Case Details


Case Details
National ID 2002 EWHC (QB)195
Member State United Kingdom
Common Name Thoburn v Sunderland City Council
Decision type Other
Decision date 18/02/2002
Court High Court Queen’s Bench Division
Subject
Plaintiff
Defendant
Keywords

Consumer Sales and Guarantees Directive, Article 1, 1. Price Indication Directive, Article 1 Unfair Contract Terms Directive, Article 1, 1. Package Travel Directive, Article 1 Timeshare Directive, Article 1 Distance Selling Directive, Article 1 Doorstep Selling Directive, Article 1, 1. Injunctions Directive, Article 1, 1. Injunctions Directive, Annex I

1. A constitutional statute (one which conditions the legal relationship between citizen and state in some general, overarching manner or enlarges or diminishes the scope of what are regarded as fundamental constitutional rights) such as the European Communities Act 1972 cannot be impliedly repealed by way of later legislation.
Council Directive 80/181 (as amended by Directive 89/617) prohibits the use of imperial measures for trade in goods loose in bulk after December 31, 1999. Prior to the amendment (incorporated in the UK by several subordinate measures) the Weights and Measures Act 1985 permitted the continued use of imperial and metric measures.

Four appeals were in issue before the court: in three of the cases the appellants had been convicted for selling produce in imperial measurements, while the fourth appellant had the condition that only metric measurements could be used in the sale of goods imposed on the renewal of his street trading licence.

The various questions referred to the High Court for resolution primarily asserted the unlawfulness or invalidity of one or several of four subordinate measures: (1) the Weights and Measures Act 1985 (Metrication) (Amendment) Order 1994 (“the 1994 Amendment Order”); (2) The Units of Measurement Regulations 1994; (3) the Weights and Measures (Metrication Amendments) Regulations 1994; (4) The Price Marking Order 1999. The arguments essentially related to the doctrine of implied repeal, particularly whether the European Communities Act 1972, or any part of it, is capable of being impliedly repealed by way of later legislation.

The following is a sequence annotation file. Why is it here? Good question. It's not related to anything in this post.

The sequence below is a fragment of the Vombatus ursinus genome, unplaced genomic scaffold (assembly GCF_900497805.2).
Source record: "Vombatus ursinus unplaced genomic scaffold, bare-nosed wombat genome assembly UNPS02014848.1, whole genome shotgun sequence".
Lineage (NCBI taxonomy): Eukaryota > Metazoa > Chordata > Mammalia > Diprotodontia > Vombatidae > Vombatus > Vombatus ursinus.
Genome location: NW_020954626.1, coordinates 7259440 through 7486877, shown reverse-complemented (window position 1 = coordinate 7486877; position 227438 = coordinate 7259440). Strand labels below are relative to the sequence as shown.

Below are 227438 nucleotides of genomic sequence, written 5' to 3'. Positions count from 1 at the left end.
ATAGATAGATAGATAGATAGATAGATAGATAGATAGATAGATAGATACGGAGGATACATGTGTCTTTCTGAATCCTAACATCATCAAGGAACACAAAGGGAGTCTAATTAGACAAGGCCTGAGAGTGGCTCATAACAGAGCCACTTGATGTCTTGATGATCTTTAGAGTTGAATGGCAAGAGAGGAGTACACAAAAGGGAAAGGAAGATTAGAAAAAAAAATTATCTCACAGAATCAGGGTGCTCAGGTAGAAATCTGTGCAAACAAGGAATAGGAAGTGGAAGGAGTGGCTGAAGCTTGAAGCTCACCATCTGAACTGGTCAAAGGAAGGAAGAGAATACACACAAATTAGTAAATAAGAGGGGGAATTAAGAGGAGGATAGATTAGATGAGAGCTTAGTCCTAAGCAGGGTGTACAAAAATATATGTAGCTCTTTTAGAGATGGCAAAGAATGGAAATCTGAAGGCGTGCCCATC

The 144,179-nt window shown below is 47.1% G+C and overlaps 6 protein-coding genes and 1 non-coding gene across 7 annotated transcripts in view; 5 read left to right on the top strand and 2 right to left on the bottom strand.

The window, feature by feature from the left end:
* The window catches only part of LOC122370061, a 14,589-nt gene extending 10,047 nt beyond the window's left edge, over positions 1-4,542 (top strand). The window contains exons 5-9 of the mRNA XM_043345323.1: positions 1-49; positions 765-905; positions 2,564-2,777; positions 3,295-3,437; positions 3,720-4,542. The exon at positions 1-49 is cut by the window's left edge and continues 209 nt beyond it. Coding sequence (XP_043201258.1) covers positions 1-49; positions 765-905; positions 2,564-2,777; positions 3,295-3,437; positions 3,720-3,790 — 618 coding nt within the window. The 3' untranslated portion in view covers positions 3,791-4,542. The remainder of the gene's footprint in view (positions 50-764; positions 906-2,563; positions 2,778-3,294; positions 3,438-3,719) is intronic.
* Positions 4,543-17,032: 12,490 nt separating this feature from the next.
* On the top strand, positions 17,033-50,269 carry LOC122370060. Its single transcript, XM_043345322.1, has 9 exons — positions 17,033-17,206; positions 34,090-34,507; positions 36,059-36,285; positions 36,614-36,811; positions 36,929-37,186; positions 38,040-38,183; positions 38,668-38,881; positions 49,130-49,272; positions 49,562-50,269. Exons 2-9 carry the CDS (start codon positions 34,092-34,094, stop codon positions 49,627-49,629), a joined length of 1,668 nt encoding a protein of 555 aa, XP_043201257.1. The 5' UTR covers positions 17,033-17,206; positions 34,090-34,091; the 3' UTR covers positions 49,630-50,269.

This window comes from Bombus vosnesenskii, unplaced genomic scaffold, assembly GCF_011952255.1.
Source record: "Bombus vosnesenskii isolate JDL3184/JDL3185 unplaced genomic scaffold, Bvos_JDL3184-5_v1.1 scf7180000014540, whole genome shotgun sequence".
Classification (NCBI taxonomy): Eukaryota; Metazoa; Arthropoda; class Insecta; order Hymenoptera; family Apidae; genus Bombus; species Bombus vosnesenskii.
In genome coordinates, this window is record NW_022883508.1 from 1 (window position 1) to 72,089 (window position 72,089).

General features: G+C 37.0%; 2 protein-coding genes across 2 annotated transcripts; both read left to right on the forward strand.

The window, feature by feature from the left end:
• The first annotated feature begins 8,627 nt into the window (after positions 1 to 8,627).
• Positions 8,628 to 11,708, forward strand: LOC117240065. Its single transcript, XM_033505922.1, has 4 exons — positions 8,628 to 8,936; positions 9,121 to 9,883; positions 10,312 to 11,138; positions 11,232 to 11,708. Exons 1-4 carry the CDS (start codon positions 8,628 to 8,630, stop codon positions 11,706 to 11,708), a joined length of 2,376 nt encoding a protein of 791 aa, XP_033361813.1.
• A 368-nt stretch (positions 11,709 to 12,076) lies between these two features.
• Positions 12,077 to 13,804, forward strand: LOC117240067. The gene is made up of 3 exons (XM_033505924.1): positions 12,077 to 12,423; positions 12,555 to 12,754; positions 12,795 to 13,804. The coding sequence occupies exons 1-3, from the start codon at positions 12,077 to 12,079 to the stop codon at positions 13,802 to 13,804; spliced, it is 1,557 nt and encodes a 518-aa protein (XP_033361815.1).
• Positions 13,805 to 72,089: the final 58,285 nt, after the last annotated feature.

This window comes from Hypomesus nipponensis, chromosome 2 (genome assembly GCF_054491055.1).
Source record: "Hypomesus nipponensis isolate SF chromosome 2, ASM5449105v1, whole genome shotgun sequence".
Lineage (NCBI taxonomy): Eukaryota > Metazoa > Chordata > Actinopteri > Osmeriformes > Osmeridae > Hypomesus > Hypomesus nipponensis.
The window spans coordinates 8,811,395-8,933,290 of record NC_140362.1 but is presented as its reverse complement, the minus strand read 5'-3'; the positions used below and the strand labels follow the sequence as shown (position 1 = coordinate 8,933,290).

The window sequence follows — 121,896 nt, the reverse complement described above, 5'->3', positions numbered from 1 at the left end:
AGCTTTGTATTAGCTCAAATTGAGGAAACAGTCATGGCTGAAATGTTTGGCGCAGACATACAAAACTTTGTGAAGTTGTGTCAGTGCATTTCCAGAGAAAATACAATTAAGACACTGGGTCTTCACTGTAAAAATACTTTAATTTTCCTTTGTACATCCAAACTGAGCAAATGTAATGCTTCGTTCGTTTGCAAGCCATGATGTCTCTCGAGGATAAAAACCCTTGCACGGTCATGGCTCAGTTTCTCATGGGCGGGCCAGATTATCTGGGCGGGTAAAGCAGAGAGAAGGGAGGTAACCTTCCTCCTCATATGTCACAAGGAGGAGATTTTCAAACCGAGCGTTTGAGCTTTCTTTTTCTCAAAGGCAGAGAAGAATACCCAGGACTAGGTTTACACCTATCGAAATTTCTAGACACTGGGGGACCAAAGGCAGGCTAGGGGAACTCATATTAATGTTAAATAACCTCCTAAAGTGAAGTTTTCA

Held: The European Communities Act 1972 is a constitutional statute; therefore the Weights and Measures Act 1985 did not by implication partially repeal section 2(2) of the 1972 Act. Accordingly, the various Orders and regulations validly amended the 1985 Act and the appeals were dismissed.
A constitutional statute is a statute which conditions the legal relationship between citizen and state in some general, overarching manner or enlarges or diminishes the scope of what are regarded as fundamental constitutional rights. While the UK government retains the sovereign legal power to repeal such legislation expressly, it cannot do so impliedly.

To determine whether the repeal of such a statute has been effected by statute the court will ask whether it had been shown that the legislature’s actual intention was to effect the repeal or abrogation. That test can only be met by express words in a later statute or by words so specific that the inference of an actual determination to effect the result is irresistible. The ordinary rule of implied repeal does not satisfy this test and therefore has no application to constitutional statutes.

The correct analysis of the relationship between EU law and domestic law requires four propositions: (1) All the specific rights and obligations which EU law creates are by the European Communities Act 1972 incorporated into our domestic law and rank supreme: anything in our substantive law inconsistent with any of these rights and obligations is abrogated or must be modified to avoid the inconsistency. (2) The 1972 Act is a constitutional statute and therefore cannot be impliedly repealed. (3) The truth of (2) is derived not from EU law, but purely from the law of England (which recognises a category of constitutional statutes). (4) The fundamental legal basis of the United Kingdom’s relationship with the EU rests with the domestic, not the European legal powers.

These four propositions give full weight both to the proper supremacy of substantive Community law and to the proper supremacy of the legal foundation within which those substantive provisions enjoy their primacy of the United Kingdom Parliament.
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